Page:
• Item: CO2 emissions rose about 3 percent last year.
• Item: It was surprising "that a slowing of economic growth in some places hasn’t blunted the growth in CO2 output."
• Item: "[I]t was large increases in China, India and other developing countries that spurred the growth of carbon dioxide. Figures released by science agencies in the United States, Great Britain and Australia show that China's added emissions accounted for more than half of the worldwide increase."
• Item: As a result, non-Kyoto countries (mainly the developing world) now produce the majority of atmospheric carbon:
source: Carbon Budget 2007 (page 8)
source: Overview of the Carbon Budget 2007 (page 3)
• Item: "[E]missions are accelerating and are close to the highest scenarios considered by the Intergovernmental Panel on Climate Change last year."
• Item: "[T]he world is riding a 50-million-year-long cooling trend."
source: Anthony Watts
• Item: "[T]he British Met Office said last week that 2008 will be the coolest year since 2000."
source: D.H. Douglas & J. Christy, Limits on CO2 Climate Forcing from Recent Temperature Data of Earth (2008) (accepted for publication by Energy and Environment)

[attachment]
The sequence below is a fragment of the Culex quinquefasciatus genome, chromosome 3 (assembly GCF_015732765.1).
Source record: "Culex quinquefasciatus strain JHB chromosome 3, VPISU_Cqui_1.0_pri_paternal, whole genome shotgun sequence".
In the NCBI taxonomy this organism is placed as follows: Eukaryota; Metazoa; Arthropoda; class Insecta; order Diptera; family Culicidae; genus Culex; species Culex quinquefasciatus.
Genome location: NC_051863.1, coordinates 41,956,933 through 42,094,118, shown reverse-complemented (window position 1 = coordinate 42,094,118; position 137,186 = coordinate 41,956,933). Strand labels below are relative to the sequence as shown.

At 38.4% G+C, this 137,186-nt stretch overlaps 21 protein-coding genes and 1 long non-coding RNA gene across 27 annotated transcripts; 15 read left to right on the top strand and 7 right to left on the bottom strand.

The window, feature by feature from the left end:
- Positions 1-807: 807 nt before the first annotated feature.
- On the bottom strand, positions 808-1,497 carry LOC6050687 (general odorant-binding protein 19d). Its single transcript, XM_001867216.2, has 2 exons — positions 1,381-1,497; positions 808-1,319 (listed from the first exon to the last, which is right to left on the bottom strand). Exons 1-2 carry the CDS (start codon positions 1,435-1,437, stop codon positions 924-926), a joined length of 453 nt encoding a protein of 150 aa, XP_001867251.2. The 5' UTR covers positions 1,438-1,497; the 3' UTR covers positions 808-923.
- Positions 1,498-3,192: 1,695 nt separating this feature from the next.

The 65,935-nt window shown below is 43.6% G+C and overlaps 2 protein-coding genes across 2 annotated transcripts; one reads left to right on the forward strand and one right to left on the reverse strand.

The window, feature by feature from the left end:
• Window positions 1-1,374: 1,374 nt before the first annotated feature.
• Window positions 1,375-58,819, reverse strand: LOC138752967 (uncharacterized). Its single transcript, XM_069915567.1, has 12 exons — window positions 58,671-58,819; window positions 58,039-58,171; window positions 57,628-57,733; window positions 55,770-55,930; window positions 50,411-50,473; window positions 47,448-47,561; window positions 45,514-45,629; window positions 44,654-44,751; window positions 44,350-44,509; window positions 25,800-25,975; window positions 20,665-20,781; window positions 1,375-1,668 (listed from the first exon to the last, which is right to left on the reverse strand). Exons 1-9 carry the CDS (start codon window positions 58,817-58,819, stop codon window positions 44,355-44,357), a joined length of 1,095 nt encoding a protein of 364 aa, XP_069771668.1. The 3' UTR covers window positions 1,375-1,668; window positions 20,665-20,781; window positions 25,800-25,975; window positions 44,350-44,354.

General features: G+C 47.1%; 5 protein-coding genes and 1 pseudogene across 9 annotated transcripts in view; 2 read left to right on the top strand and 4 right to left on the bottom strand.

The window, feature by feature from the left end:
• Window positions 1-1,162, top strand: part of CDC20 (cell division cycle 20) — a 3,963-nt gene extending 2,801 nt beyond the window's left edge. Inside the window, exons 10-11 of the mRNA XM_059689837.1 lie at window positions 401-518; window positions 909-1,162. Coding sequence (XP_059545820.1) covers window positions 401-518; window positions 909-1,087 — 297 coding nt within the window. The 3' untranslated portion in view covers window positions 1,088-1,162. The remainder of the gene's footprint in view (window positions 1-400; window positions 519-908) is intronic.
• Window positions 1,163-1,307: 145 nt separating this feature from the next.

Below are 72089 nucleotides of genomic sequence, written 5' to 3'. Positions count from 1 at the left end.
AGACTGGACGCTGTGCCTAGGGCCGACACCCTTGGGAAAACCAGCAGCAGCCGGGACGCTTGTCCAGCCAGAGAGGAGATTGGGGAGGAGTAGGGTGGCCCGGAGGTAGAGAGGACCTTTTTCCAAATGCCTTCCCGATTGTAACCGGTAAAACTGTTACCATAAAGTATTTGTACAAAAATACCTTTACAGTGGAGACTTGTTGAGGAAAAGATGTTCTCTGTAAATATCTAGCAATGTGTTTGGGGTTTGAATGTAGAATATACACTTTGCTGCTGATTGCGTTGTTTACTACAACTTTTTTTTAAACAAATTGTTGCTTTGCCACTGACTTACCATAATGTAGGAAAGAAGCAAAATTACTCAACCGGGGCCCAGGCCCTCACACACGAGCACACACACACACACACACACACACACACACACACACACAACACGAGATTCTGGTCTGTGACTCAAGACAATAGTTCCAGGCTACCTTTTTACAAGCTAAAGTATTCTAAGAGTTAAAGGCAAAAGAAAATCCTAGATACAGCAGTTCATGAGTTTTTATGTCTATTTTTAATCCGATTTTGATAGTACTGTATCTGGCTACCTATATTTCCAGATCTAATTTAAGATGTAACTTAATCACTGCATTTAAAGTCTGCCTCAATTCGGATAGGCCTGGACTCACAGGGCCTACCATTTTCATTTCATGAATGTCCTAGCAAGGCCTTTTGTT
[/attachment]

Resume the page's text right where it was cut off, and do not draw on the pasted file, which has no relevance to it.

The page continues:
• Item: "The four major agencies tracking Earth's temperature, including NASA's Goddard Institute, report that the Earth cooled 0.7 degree Celsius in 2007, the fastest decline in the age of instrumentation, putting us back to where the Earth was in 1930."
• Item: "[A] study of solar activity and corresponding records on ocean temperatures and climate point to a cooler, not warmer, climate, for perhaps the next half century."
- If non-Kyoto countries are primarily responsible for emissions growth, why should the United States or any non-participatory nation join?
- If emissions are increasing, but temperatures steady or falling, why do climate alarmists demand CO2 caps?
- If temperatures are falling, why rely on predictions of warming?
- Socialism. Also acceptable: Pascal's wager, Marxism and mass neurosis. Extra credit: global warming undercuts our ability to predict climate change.
(via Planet Gore)